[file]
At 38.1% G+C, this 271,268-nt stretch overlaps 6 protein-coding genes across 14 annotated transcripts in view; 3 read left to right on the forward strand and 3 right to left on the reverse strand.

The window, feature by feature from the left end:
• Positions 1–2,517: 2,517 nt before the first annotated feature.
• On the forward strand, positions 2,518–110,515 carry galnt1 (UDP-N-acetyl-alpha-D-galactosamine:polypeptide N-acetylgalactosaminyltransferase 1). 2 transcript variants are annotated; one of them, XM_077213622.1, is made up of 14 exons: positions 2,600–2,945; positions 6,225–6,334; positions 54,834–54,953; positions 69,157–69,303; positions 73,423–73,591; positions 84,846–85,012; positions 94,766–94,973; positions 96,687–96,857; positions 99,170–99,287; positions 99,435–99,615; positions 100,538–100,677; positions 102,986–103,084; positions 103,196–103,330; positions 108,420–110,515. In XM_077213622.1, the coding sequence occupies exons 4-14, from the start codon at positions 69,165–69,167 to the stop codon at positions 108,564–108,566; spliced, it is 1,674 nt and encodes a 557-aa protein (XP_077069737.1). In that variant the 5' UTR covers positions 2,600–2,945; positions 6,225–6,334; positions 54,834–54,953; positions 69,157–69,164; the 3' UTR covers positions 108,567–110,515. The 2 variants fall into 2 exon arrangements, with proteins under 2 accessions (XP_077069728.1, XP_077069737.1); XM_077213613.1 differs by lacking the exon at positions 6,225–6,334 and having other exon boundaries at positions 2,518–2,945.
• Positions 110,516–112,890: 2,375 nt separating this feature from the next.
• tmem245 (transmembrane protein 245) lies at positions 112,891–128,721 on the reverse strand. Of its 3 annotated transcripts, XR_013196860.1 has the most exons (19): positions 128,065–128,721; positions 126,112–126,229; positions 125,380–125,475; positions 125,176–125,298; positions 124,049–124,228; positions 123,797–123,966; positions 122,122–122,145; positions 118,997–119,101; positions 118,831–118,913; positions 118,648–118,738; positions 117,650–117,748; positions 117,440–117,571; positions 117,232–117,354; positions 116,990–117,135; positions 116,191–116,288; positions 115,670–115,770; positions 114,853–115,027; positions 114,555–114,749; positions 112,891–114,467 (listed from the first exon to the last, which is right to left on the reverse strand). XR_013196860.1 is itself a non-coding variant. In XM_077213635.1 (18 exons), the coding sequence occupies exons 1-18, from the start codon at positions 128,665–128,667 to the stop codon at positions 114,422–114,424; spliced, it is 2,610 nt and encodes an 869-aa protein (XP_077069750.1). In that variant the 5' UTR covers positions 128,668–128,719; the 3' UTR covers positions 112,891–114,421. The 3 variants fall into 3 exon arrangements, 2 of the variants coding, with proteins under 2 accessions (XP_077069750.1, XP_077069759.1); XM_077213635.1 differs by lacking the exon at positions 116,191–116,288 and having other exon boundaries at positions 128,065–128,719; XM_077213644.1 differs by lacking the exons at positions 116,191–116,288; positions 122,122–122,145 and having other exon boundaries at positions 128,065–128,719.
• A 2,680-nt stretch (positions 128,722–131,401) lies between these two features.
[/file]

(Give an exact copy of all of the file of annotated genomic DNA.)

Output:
At 38.1% G+C, this 271,268-nt stretch overlaps 6 protein-coding genes across 14 annotated transcripts in view; 3 read left to right on the forward strand and 3 right to left on the reverse strand.

The window, feature by feature from the left end:
• Positions 1–2,517: 2,517 nt before the first annotated feature.
• On the forward strand, positions 2,518–110,515 carry galnt1 (UDP-N-acetyl-alpha-D-galactosamine:polypeptide N-acetylgalactosaminyltransferase 1). 2 transcript variants are annotated; one of them, XM_077213622.1, is made up of 14 exons: positions 2,600–2,945; positions 6,225–6,334; positions 54,834–54,953; positions 69,157–69,303; positions 73,423–73,591; positions 84,846–85,012; positions 94,766–94,973; positions 96,687–96,857; positions 99,170–99,287; positions 99,435–99,615; positions 100,538–100,677; positions 102,986–103,084; positions 103,196–103,330; positions 108,420–110,515. In XM_077213622.1, the coding sequence occupies exons 4-14, from the start codon at positions 69,165–69,167 to the stop codon at positions 108,564–108,566; spliced, it is 1,674 nt and encodes a 557-aa protein (XP_077069737.1). In that variant the 5' UTR covers positions 2,600–2,945; positions 6,225–6,334; positions 54,834–54,953; positions 69,157–69,164; the 3' UTR covers positions 108,567–110,515. The 2 variants fall into 2 exon arrangements, with proteins under 2 accessions (XP_077069728.1, XP_077069737.1); XM_077213613.1 differs by lacking the exon at positions 6,225–6,334 and having other exon boundaries at positions 2,518–2,945.
• Positions 110,516–112,890: 2,375 nt separating this feature from the next.
• tmem245 (transmembrane protein 245) lies at positions 112,891–128,721 on the reverse strand. Of its 3 annotated transcripts, XR_013196860.1 has the most exons (19): positions 128,065–128,721; positions 126,112–126,229; positions 125,380–125,475; positions 125,176–125,298; positions 124,049–124,228; positions 123,797–123,966; positions 122,122–122,145; positions 118,997–119,101; positions 118,831–118,913; positions 118,648–118,738; positions 117,650–117,748; positions 117,440–117,571; positions 117,232–117,354; positions 116,990–117,135; positions 116,191–116,288; positions 115,670–115,770; positions 114,853–115,027; positions 114,555–114,749; positions 112,891–114,467 (listed from the first exon to the last, which is right to left on the reverse strand). XR_013196860.1 is itself a non-coding variant. In XM_077213635.1 (18 exons), the coding sequence occupies exons 1-18, from the start codon at positions 128,665–128,667 to the stop codon at positions 114,422–114,424; spliced, it is 2,610 nt and encodes an 869-aa protein (XP_077069750.1). In that variant the 5' UTR covers positions 128,668–128,719; the 3' UTR covers positions 112,891–114,421. The 3 variants fall into 3 exon arrangements, 2 of the variants coding, with proteins under 2 accessions (XP_077069750.1, XP_077069759.1); XM_077213635.1 differs by lacking the exon at positions 116,191–116,288 and having other exon boundaries at positions 128,065–128,719; XM_077213644.1 differs by lacking the exons at positions 116,191–116,288; positions 122,122–122,145 and having other exon boundaries at positions 128,065–128,719.
• A 2,680-nt stretch (positions 128,722–131,401) lies between these two features.